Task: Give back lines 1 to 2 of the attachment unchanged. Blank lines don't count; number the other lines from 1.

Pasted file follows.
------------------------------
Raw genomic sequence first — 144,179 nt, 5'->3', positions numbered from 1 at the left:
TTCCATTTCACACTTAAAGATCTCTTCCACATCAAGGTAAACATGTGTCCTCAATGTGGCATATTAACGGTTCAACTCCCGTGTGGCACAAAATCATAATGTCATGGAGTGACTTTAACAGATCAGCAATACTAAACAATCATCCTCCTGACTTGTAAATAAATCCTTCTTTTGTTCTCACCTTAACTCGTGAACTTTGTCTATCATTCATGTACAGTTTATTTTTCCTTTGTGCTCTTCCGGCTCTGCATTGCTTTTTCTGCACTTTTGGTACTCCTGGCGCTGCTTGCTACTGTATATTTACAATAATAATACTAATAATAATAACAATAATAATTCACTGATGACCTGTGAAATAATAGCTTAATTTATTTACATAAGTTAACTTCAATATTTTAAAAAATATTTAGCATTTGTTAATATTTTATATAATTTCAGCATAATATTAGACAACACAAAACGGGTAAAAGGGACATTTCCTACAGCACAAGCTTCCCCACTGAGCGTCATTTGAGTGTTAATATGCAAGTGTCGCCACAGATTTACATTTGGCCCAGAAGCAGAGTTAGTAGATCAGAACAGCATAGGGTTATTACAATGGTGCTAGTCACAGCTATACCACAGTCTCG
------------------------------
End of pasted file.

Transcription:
Raw genomic sequence first — 144,179 nt, 5'->3', positions numbered from 1 at the left:
TTCCATTTCACACTTAAAGATCTCTTCCACATCAAGGTAAACATGTGTCCTCAATGTGGCATATTAACGGTTCAACTCCCGTGTGGCACAAAATCATAATGTCATGGAGTGACTTTAACAGATCAGCAATACTAAACAATCATCCTCCTGACTTGTAAATAAATCCTTCTTTTGTTCTCACCTTAACTCGTGAACTTTGTCTATCATTCATGTACAGTTTATTTTTCCTTTGTGCTCTTCCGGCTCTGCATTGCTTTTTCTGCACTTTTGGTACTCCTGGCGCTGCTTGCTACTGTATATTTACAATAATAATACTAATAATAATAACAATAATAATTCACTGATGACCTGTGAAATAATAGCTTAATTTATTTACATAAGTTAACTTCAATATTTTAAAAAATATTTAGCATTTGTTAATATTTTATATAATTTCAGCATAATATTAGACAACACAAAACGGGTAAAAGGGACATTTCCTACAGCACAAGCTTCCCCACTGAGCGTCATTTGAGTGTTAATATGCAAGTGTCGCCACAGATTTACATTTGGCCCAGAAGCAGAGTTAGTAGATCAGAACAGCATAGGGTTATTACAATGGTGCTAGTCACAGCTATACCACAGTCTCG